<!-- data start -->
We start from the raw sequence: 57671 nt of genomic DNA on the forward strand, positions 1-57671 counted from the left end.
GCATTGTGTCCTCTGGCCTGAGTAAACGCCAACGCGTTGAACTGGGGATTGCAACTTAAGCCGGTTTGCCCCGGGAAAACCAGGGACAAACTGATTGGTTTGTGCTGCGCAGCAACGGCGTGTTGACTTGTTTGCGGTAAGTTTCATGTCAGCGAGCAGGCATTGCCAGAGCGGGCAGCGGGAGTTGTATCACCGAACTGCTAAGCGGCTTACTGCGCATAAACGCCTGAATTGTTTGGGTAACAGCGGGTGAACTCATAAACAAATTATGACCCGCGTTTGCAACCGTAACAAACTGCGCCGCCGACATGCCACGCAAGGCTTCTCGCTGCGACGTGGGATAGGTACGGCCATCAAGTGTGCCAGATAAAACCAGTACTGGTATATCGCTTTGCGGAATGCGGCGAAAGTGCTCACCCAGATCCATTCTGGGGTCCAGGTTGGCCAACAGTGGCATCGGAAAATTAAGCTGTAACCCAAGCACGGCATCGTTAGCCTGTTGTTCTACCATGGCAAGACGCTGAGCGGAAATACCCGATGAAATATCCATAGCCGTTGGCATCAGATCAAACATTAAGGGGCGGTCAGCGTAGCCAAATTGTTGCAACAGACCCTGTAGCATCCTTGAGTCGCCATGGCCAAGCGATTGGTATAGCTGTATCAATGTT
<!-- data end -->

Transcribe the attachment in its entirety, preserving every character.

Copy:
We start from the raw sequence: 57671 nt of genomic DNA on the forward strand, positions 1-57671 counted from the left end.
GCATTGTGTCCTCTGGCCTGAGTAAACGCCAACGCGTTGAACTGGGGATTGCAACTTAAGCCGGTTTGCCCCGGGAAAACCAGGGACAAACTGATTGGTTTGTGCTGCGCAGCAACGGCGTGTTGACTTGTTTGCGGTAAGTTTCATGTCAGCGAGCAGGCATTGCCAGAGCGGGCAGCGGGAGTTGTATCACCGAACTGCTAAGCGGCTTACTGCGCATAAACGCCTGAATTGTTTGGGTAACAGCGGGTGAACTCATAAACAAATTATGACCCGCGTTTGCAACCGTAACAAACTGCGCCGCCGACATGCCACGCAAGGCTTCTCGCTGCGACGTGGGATAGGTACGGCCATCAAGTGTGCCAGATAAAACCAGTACTGGTATATCGCTTTGCGGAATGCGGCGAAAGTGCTCACCCAGATCCATTCTGGGGTCCAGGTTGGCCAACAGTGGCATCGGAAAATTAAGCTGTAACCCAAGCACGGCATCGTTAGCCTGTTGTTCTACCATGGCAAGACGCTGAGCGGAAATACCCGATGAAATATCCATAGCCGTTGGCATCAGATCAAACATTAAGGGGCGGTCAGCGTAGCCAAATTGTTGCAACAGACCCTGTAGCATCCTTGAGTCGCCATGGCCAAGCGATTGGTATAGCTGTATCAATGTT